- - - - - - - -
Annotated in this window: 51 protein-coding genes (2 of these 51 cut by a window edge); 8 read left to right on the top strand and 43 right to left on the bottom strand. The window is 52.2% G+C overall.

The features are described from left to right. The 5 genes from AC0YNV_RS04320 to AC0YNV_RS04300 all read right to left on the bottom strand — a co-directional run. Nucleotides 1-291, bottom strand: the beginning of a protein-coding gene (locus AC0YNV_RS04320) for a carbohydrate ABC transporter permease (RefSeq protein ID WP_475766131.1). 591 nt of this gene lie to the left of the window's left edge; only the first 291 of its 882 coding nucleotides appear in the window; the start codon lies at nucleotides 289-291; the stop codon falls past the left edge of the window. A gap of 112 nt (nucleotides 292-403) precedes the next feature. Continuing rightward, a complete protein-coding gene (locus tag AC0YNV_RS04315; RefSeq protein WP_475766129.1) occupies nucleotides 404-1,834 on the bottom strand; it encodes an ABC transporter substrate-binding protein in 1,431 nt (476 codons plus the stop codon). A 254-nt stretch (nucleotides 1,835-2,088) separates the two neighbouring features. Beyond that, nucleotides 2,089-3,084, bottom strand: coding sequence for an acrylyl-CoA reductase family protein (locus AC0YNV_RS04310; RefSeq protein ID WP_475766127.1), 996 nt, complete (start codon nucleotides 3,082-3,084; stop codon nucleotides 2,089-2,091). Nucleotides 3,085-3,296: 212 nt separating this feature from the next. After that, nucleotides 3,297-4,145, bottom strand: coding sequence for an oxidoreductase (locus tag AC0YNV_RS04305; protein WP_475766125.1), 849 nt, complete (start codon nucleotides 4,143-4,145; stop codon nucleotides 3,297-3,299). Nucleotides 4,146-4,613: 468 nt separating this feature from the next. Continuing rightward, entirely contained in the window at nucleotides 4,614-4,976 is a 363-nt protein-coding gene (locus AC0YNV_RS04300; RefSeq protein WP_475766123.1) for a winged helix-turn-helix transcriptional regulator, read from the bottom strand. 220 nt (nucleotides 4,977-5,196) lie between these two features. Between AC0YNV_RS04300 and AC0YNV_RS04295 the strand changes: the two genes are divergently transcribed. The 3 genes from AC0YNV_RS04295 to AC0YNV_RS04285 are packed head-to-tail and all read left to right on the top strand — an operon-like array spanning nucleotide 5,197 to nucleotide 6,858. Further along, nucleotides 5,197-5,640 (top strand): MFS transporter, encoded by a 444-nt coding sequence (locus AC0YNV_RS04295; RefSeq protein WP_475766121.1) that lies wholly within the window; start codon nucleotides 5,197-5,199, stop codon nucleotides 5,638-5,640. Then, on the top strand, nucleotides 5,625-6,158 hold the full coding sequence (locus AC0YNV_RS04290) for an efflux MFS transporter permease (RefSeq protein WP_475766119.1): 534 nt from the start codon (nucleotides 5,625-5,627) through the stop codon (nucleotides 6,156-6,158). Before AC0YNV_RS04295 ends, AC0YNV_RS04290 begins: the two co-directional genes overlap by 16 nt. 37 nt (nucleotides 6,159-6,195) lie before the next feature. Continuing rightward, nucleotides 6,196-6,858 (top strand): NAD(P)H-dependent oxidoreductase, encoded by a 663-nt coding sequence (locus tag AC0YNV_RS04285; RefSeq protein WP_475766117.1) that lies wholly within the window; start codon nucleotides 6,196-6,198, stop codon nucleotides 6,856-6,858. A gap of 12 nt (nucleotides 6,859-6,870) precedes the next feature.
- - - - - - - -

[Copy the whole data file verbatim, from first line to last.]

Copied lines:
Annotated in this window: 51 protein-coding genes (2 of these 51 cut by a window edge); 8 read left to right on the top strand and 43 right to left on the bottom strand. The window is 52.2% G+C overall.

The features are described from left to right. The 5 genes from AC0YNV_RS04320 to AC0YNV_RS04300 all read right to left on the bottom strand — a co-directional run. Nucleotides 1-291, bottom strand: the beginning of a protein-coding gene (locus AC0YNV_RS04320) for a carbohydrate ABC transporter permease (RefSeq protein ID WP_475766131.1). 591 nt of this gene lie to the left of the window's left edge; only the first 291 of its 882 coding nucleotides appear in the window; the start codon lies at nucleotides 289-291; the stop codon falls past the left edge of the window. A gap of 112 nt (nucleotides 292-403) precedes the next feature. Continuing rightward, a complete protein-coding gene (locus tag AC0YNV_RS04315; RefSeq protein WP_475766129.1) occupies nucleotides 404-1,834 on the bottom strand; it encodes an ABC transporter substrate-binding protein in 1,431 nt (476 codons plus the stop codon). A 254-nt stretch (nucleotides 1,835-2,088) separates the two neighbouring features. Beyond that, nucleotides 2,089-3,084, bottom strand: coding sequence for an acrylyl-CoA reductase family protein (locus AC0YNV_RS04310; RefSeq protein ID WP_475766127.1), 996 nt, complete (start codon nucleotides 3,082-3,084; stop codon nucleotides 2,089-2,091). Nucleotides 3,085-3,296: 212 nt separating this feature from the next. After that, nucleotides 3,297-4,145, bottom strand: coding sequence for an oxidoreductase (locus tag AC0YNV_RS04305; protein WP_475766125.1), 849 nt, complete (start codon nucleotides 4,143-4,145; stop codon nucleotides 3,297-3,299). Nucleotides 4,146-4,613: 468 nt separating this feature from the next. Continuing rightward, entirely contained in the window at nucleotides 4,614-4,976 is a 363-nt protein-coding gene (locus AC0YNV_RS04300; RefSeq protein WP_475766123.1) for a winged helix-turn-helix transcriptional regulator, read from the bottom strand. 220 nt (nucleotides 4,977-5,196) lie between these two features. Between AC0YNV_RS04300 and AC0YNV_RS04295 the strand changes: the two genes are divergently transcribed. The 3 genes from AC0YNV_RS04295 to AC0YNV_RS04285 are packed head-to-tail and all read left to right on the top strand — an operon-like array spanning nucleotide 5,197 to nucleotide 6,858. Further along, nucleotides 5,197-5,640 (top strand): MFS transporter, encoded by a 444-nt coding sequence (locus AC0YNV_RS04295; RefSeq protein WP_475766121.1) that lies wholly within the window; start codon nucleotides 5,197-5,199, stop codon nucleotides 5,638-5,640. Then, on the top strand, nucleotides 5,625-6,158 hold the full coding sequence (locus AC0YNV_RS04290) for an efflux MFS transporter permease (RefSeq protein WP_475766119.1): 534 nt from the start codon (nucleotides 5,625-5,627) through the stop codon (nucleotides 6,156-6,158). Before AC0YNV_RS04295 ends, AC0YNV_RS04290 begins: the two co-directional genes overlap by 16 nt. 37 nt (nucleotides 6,159-6,195) lie before the next feature. Continuing rightward, nucleotides 6,196-6,858 (top strand): NAD(P)H-dependent oxidoreductase, encoded by a 663-nt coding sequence (locus tag AC0YNV_RS04285; RefSeq protein WP_475766117.1) that lies wholly within the window; start codon nucleotides 6,196-6,198, stop codon nucleotides 6,856-6,858. A gap of 12 nt (nucleotides 6,859-6,870) precedes the next feature.